Several years ago my co-worker, Sharon, said, "I could never accept Christianity because it advocates the abuse of women." She shared how her ex-husband quoted scripture to her while beating her. No wonder Sharon believed that Christianity was a "repressive, anti-female religion."

I gave Sharon a Bible and said, "The Jesus Christ I know would never advocate the abuse of women. But why don't you read about him in the gospels and decide for yourself?" She accepted the challenge, and within a few months Sharon embraced Jesus Christ as her own personal Savior.

Jesus' words pierce through veils of legalism, lies and counterfeit religion. The simple gospel message of forgiveness, healing, and destiny is what spiritually hungry, post-feminist women long to hear.

Much has been said about women's roles. Jesus, however, never put women in boxes. Each of us has different gifts, talents, hopes, dreams and callings. Whether we are doctors, stay-at-home mothers, lawyers, ministers, housewives, secretaries, or artists - I believe that women from all walks of life share two basic heart longings. We long to be free from inner oppression. And we long to discern and embrace our purpose for living.

Jesus is the answer to both these longings. In the gospel of Luke, he said he came "to proclaim freedom for the prisoners and recovery of sight for the blind, to release the oppressed..." For those who embrace his gift of salvation, Jesus brings freedom from the inner chains that bind us.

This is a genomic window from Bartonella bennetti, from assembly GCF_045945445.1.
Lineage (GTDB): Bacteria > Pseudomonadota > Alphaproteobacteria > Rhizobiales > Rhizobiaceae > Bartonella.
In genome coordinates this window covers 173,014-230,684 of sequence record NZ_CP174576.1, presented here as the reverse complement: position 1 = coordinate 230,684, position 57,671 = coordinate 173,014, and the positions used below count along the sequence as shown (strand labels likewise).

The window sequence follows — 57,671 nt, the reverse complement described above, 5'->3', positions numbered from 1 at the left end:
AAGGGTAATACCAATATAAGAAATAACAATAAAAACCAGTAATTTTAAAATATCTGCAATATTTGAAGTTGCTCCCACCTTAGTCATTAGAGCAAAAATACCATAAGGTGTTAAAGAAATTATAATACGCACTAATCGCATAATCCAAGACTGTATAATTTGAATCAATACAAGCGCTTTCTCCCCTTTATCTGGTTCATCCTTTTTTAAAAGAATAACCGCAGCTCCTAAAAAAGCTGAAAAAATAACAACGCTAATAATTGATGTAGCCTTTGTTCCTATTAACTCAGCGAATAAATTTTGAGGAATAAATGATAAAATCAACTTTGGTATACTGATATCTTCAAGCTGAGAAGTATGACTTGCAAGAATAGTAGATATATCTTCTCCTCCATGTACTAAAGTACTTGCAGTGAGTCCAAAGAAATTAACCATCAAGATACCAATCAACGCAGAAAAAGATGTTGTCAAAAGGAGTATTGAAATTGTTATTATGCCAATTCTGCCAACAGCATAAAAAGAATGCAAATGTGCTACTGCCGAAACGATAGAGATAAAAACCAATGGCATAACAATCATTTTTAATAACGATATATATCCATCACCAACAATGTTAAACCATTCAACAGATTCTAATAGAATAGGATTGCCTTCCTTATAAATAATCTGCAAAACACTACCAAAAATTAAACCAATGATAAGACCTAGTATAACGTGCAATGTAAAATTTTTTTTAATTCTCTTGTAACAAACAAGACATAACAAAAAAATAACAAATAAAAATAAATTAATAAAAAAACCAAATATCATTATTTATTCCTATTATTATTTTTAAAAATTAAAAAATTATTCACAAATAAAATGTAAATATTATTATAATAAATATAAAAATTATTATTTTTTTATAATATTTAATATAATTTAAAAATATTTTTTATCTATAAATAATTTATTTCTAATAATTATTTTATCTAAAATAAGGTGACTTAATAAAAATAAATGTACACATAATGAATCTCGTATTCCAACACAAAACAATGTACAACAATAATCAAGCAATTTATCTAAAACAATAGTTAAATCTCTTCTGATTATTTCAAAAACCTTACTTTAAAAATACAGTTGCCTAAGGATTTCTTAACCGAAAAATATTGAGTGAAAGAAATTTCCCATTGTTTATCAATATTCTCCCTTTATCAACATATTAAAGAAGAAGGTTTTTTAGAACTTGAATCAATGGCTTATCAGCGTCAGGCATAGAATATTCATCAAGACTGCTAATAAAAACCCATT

God also promises that those who embrace Christ will find the purpose they long for. One of my favorite scriptures is Ephesians 2:10, "For we are God's workmanship, created in Christ Jesus to do good works, which God prepared in advance for us to do" (Eph. 2:10). As we grow in our relationship with Christ, we are also released into a destiny that is far greater than anything we could dream or imagine.

Feminism offers a counterfeit freedom that eventually leads to bondage, bitterness and despair. Jesus is the true Liberator, the one who satisfies our heart longings, releases our potential, and empowers us to become the women we were created to be.

Judy Rushfeldt is an author, speaker, and online magazine publisher who has been writing for 25 years. Her passion is to inspire and equip women to reach their dreams. Reprinted with permission from Answers © 2007 Click here for content usage information